Yes. The transients were more noticeable than on the previous burns, Charlie. I just wrote it off on the fact we had a light command module, but there was considerable roll activity which dampened down after the first 20 seconds, I would guess, of the burn; but then there was also some pitch and yaw activity. I don't believe it was abnormal, and it seemed to be deadbanding ratherly crisply in roll plus or minus about 8 degrees either side of the center line; and after the first couple of—oh, after the first 20 seconds or so, the gimbals were quiet, and pitch and yaw were relatively quiet. Before that, there was some oscillation but mostly just in rates. Total attitude hung in there pretty well.

Charlie Duke (CAPCOM)

Roger. Thank you much. We were looking at the playback, and we saw some things that—right at start up. We'll be back with you later on that.

Charlie Duke (CAPCOM)

Apollo 11, Houston. Have you finished taking pictures? Over.

Michael Collins (CMP)

We're just finishing up, Charlie.

Michael Collins (CMP)

About to get started on the P52 here pretty soon.

Michael Collins (CMP)

Another eight or nine of them.

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Spoken on July 22, 1969, 5:52 a.m. UTC (49 years, 10 months ago). Link to this transcript range is: Tweet

Charlie Duke (CAPCOM)

Hello, Apollo 11. Houston. You can crank up on the PTC at any time. Over.

Deke Slayton

Apollo 11, Houston.

Deke Slayton

Roger, 11. This is the original CAP COM. Congratulations on an outstanding job. You guys have really put on a great show up there. I think it's about time you powered down and got a little rest, however. You've had a mighty long day here. Hope you're all going to get a good sleep on the way back. I look forward to seeing you when you get back here. Don't fraternize with any of those bugs enroute except for the Hornet.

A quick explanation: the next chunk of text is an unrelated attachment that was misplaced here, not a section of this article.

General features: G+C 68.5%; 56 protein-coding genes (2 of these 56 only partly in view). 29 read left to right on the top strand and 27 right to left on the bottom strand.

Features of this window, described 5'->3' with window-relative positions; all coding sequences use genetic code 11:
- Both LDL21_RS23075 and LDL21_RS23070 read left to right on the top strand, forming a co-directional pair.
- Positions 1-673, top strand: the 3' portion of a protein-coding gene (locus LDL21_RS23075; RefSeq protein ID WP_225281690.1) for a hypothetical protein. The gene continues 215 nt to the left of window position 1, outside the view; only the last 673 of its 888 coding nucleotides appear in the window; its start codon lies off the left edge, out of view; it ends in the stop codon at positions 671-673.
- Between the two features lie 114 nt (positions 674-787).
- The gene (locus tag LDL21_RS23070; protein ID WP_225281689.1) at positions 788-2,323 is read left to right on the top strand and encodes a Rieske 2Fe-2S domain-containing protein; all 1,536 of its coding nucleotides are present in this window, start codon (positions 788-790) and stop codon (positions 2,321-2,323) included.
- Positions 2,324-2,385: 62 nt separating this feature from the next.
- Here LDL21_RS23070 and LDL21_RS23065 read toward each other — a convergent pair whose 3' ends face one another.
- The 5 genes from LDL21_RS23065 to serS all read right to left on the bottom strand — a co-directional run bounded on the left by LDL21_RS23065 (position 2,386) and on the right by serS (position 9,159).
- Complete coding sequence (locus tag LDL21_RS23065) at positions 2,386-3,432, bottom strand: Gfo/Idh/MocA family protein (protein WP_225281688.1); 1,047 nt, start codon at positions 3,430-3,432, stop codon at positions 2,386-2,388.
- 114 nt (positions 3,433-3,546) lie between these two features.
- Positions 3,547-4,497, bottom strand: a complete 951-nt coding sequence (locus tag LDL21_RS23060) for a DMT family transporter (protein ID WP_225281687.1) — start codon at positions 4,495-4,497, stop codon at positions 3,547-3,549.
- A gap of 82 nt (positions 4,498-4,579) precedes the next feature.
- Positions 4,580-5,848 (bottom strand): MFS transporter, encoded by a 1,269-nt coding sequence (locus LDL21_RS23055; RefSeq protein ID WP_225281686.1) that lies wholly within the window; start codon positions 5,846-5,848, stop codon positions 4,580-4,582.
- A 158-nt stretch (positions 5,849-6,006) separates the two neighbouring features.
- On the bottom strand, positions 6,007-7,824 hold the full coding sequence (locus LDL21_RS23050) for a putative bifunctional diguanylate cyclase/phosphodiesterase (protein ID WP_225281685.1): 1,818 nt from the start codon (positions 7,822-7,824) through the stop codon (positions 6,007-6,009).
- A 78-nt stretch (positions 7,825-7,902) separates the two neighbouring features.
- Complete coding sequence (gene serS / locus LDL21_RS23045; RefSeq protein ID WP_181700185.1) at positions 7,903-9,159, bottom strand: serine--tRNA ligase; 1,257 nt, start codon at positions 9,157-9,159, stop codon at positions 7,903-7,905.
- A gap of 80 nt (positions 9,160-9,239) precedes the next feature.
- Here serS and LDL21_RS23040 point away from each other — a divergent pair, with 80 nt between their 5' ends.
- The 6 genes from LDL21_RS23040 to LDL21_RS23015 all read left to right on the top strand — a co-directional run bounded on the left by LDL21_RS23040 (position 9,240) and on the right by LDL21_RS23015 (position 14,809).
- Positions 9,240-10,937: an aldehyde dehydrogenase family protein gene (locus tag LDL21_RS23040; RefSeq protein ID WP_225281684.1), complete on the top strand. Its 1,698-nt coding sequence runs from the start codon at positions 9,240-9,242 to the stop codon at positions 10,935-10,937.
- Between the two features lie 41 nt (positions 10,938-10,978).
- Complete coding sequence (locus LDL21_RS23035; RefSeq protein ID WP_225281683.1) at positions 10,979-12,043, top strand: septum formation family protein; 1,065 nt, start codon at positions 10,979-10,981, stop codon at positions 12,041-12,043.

Neil Armstrong (CDR)

Okay. Thank you, boss. We'll—We're looking forward to a little rest and a restful trip back. And see you when we get there.

Deke Slayton

Roger. You've earned it.

Charlie Duke (CAPCOM)

Hello, Apollo 11. Houston. We'd like you to turn off O2 tank number 1 heaters. Over.

Charlie Duke (CAPCOM)

Hello, Apollo 11. Houston. For your information, the LGC in Eagle just went belly up at 7 hours. Over.

Neil Armstrong (CDR)

Okay. Very good, … death of a real winner, there.

Michael Collins (CMP)

Charlie, we're going to rotate about pitch 270 degrees on the way home vice 1—or 090 on the way out. Right?

Michael Collins (CMP)

Okay. VERB 49 maneuver to that attitude is in progress.

Neil Armstrong (CDR)

Houston, crew status report. Radiation: CDR 11017, CMP 10019, LMP 09020. No medication.

Charlie Duke (CAPCOM)

Say again, please, Neil. We—you were breaking up. We missed that. Over.

Neil Armstrong (CDR)

Okay. This is crew status report. Radiation: CDR 11017, CMP 10019, LMP 09020. No medication.

Charlie Duke (CAPCOM)

And we didn't get any crew status report from you this morning. Wondered if you could give us an estimate of sleep last night. Over.

Neil Armstrong (CDR)

Okay. We'll take a guess, Charlie, and try to give an equivalent amount. Oh, it's CDR 3, and LMP 4.

Charlie Duke (CAPCOM)

Roger. Thank you very much.

Neil Armstrong (CDR)

And, Charlie, you want the fans cycled … Right?

Charlie Duke (CAPCOM)

That's affirmative, and we'd like you to disable quads Charlie and Delta. Over.

Michael Collins (CMP)

Okay. Charlie and Delta.

Charlie Duke (CAPCOM)

Apollo 11, Houston. If it's convenient, we'd like to go through your onboard readout. Over.

Charlie Duke (CAPCOM)

Oh, excuse me. It's on the flight plan, 3102. We'd like BATTS and RCS. Over.

Michael Collins (CMP)

BATT Charlie 370, PYRO BATT A 370, BATT B 370; RCS, 55, 65, 64, and 62. Over.

Charlie Duke (CAPCOM)

Roger. We copy all that. Thank you much.

Charlie Duke (CAPCOM)

Apollo 11, Houston. A couple of questions for the Moon walkers, if you got a second. Over.

Charlie Duke (CAPCOM)

Roger, Neil. We're seeing some temperature rises on the passive seismic experiment that are a little higher than normal and were wondering if you could verify the deployed position. We understand it's about 40 feet from the LM in the eleven o'clock position. Over.